Let $\omega_1$ be a $k$-form and $\omega_2$ be an $l$-form, both defined in an open subset $U\subset \mathbf R^3$. Let $d:\wedge^k(U)\rightarrow\wedge^{k+1}(U)$ be the exterior derivative of differential forms. Show that $d$ is a linear transformation of vector spaces.

I have the formula: $$ d\omega=\sum df_{i_1...i_n}\wedge dx_{i_1}\wedge...\wedge dx_{i_n} $$

It's my understanding that to do this I need to show $$ d(\omega_1+\omega_2)=d(\omega_1)+d(\omega_2) $$ and $$ d(k\omega_1)=k*d(\omega_1) $$ But the first property is false right below is a given property of the exterior derivative: $$ d(\omega_1+\omega_2)=d(\omega_1)\wedge\omega_2+(-1)^k\omega_1\wedge d(\omega_2) $$

  • $\begingroup$ The left hand side of the last equation should be $d(\omega_1\land\omega_2)$, so it doesn't contradict linearity. $\endgroup$ – Berci Mar 31 at 22:41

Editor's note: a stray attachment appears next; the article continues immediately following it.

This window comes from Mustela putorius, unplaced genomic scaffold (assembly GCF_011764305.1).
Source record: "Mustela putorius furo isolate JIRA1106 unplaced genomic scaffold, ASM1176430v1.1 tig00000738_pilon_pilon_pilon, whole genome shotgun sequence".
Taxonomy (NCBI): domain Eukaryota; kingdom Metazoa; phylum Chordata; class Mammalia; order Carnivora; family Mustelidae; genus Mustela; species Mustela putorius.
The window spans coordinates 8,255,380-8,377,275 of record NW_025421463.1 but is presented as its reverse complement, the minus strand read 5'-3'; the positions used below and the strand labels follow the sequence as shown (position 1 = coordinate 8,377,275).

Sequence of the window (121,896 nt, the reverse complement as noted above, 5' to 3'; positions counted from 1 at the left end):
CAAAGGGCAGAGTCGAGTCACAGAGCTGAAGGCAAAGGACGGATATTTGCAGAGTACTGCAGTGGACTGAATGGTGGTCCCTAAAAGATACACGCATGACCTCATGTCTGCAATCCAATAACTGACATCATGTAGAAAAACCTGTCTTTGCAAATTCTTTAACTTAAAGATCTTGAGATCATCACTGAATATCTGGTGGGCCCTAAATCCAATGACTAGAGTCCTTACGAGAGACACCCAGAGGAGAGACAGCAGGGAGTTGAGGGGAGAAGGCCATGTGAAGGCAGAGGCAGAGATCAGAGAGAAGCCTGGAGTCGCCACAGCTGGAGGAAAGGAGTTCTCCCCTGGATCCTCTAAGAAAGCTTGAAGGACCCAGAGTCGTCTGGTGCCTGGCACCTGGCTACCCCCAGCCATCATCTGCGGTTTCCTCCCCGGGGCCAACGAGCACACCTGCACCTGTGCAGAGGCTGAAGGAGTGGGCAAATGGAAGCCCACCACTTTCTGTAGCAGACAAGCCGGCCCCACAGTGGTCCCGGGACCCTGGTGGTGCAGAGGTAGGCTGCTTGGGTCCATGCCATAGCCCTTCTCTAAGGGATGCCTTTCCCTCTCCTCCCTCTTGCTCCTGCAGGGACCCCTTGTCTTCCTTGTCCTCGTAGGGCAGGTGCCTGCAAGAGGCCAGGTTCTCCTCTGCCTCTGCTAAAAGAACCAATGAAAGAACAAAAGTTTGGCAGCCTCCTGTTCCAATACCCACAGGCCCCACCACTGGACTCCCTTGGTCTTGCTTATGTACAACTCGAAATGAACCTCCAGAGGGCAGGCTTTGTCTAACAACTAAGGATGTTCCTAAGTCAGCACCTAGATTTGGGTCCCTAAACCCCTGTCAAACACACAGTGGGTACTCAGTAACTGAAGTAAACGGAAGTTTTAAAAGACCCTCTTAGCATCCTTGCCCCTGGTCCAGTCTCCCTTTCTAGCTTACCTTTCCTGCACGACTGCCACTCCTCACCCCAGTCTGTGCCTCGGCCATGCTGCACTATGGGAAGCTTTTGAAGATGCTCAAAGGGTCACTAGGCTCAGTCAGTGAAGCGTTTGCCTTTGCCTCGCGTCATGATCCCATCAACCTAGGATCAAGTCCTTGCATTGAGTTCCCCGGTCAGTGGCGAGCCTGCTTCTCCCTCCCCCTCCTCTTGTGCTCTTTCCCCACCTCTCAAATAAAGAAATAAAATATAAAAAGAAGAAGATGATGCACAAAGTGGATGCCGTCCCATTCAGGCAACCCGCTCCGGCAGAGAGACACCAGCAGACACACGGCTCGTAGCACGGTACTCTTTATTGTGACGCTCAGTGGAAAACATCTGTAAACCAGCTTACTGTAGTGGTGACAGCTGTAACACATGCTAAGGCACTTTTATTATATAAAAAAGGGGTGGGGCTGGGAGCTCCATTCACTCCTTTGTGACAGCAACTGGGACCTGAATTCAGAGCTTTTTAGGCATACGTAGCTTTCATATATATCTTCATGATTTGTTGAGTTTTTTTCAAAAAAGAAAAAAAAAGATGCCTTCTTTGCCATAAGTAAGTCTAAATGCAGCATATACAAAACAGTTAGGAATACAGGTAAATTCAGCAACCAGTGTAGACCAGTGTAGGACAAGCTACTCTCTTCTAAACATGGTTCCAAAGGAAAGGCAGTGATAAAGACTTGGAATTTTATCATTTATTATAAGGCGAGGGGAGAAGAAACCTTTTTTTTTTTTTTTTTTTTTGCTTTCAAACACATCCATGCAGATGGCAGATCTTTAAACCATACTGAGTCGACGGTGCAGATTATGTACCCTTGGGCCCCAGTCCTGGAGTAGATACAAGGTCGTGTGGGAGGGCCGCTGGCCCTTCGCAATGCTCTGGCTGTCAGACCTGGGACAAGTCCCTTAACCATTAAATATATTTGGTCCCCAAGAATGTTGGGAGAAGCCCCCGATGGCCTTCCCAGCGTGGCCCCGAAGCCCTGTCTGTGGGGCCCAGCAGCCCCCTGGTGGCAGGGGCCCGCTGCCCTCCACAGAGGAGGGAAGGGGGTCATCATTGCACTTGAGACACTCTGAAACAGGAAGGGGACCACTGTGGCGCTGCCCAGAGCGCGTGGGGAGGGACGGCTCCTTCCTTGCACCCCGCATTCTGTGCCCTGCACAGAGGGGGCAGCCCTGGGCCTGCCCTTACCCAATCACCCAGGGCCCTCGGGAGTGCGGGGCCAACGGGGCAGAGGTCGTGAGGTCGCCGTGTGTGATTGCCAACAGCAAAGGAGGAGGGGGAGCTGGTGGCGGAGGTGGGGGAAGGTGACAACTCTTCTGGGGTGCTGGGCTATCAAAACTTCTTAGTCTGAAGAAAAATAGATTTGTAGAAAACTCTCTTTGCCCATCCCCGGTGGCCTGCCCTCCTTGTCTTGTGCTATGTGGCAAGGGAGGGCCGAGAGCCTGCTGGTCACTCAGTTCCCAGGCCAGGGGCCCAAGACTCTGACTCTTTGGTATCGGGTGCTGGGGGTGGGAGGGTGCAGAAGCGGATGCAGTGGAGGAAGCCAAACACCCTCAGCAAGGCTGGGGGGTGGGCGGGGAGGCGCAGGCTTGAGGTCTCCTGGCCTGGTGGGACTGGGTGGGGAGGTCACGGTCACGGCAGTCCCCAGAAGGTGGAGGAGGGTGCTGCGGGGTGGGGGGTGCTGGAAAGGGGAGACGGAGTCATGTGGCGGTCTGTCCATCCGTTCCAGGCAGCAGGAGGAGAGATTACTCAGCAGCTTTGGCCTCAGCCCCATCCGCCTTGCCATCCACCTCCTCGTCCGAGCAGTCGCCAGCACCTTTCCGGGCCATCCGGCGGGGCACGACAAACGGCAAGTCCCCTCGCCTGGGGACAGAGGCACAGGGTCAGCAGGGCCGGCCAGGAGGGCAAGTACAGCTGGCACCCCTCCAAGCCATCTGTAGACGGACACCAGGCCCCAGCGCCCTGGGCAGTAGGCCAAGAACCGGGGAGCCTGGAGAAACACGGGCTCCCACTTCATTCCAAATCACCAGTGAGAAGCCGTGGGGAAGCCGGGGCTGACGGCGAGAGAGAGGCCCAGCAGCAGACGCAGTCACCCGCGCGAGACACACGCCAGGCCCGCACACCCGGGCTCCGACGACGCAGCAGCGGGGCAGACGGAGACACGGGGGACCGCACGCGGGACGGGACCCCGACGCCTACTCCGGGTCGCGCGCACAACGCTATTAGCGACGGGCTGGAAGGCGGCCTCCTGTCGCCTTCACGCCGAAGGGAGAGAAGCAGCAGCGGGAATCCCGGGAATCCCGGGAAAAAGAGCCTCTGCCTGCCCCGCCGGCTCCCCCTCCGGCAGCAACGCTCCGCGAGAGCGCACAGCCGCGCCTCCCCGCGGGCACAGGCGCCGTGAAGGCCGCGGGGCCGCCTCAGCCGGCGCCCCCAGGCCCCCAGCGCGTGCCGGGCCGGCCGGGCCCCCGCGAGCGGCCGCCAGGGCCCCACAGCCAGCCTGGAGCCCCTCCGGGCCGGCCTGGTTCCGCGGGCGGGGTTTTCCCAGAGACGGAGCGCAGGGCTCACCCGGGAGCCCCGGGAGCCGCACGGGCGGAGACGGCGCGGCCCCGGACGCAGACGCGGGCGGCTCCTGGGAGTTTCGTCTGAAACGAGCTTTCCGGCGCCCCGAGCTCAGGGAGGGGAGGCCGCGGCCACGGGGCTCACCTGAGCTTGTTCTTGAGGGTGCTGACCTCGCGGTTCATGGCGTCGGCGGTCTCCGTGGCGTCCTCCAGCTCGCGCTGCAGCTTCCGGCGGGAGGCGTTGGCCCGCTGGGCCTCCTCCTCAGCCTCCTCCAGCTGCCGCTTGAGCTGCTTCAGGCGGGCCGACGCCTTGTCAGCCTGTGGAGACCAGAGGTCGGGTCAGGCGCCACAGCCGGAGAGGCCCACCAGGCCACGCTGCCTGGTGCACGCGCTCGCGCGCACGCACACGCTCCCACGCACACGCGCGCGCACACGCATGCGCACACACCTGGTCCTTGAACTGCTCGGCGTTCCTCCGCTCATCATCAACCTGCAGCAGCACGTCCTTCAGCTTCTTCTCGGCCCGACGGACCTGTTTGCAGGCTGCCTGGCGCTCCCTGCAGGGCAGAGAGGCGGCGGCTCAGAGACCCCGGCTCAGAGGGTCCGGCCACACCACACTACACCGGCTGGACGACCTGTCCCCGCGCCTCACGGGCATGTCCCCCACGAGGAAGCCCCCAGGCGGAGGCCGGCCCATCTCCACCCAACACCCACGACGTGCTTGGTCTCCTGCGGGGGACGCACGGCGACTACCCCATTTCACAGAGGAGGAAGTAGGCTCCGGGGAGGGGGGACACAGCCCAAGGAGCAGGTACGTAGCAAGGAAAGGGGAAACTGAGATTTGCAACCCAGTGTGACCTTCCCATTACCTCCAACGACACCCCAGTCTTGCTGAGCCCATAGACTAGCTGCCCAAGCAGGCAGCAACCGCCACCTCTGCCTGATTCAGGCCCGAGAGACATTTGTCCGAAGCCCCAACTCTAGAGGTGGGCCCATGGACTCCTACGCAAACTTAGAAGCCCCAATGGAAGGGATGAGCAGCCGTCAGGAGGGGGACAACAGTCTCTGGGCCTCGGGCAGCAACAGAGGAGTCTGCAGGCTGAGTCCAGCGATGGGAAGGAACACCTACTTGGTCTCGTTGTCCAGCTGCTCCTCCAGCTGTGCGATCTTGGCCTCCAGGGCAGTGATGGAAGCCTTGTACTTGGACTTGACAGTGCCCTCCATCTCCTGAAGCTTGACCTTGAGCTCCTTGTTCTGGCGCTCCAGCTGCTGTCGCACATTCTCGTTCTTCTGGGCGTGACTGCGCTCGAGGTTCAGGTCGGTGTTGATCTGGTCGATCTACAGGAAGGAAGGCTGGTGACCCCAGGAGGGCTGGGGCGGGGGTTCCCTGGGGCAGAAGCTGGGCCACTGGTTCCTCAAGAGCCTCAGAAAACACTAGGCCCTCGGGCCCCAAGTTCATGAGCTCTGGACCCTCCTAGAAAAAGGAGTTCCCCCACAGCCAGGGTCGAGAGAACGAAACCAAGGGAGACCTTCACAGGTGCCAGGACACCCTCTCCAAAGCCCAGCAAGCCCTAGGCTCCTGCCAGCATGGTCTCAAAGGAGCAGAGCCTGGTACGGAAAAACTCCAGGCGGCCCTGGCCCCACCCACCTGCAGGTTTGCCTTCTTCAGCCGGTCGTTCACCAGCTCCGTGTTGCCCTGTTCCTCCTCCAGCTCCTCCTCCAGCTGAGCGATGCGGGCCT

• $\begingroup$ ohhh okay yeah I had that wrong and it was causing so much confusion $\endgroup$ – joseph Mar 31 at 22:50
  • $\begingroup$ Are those the only two properties I need to show it is a linear transformation $\endgroup$ – joseph Mar 31 at 22:51
  • $\begingroup$ Yes. But differentiation is a linear operator. $\endgroup$ – Berci Mar 31 at 22:55
  • $\begingroup$ I still don't quite understand how to represent $\omega_1+\omega_2$ $\endgroup$ – joseph Apr 1 at 20:00

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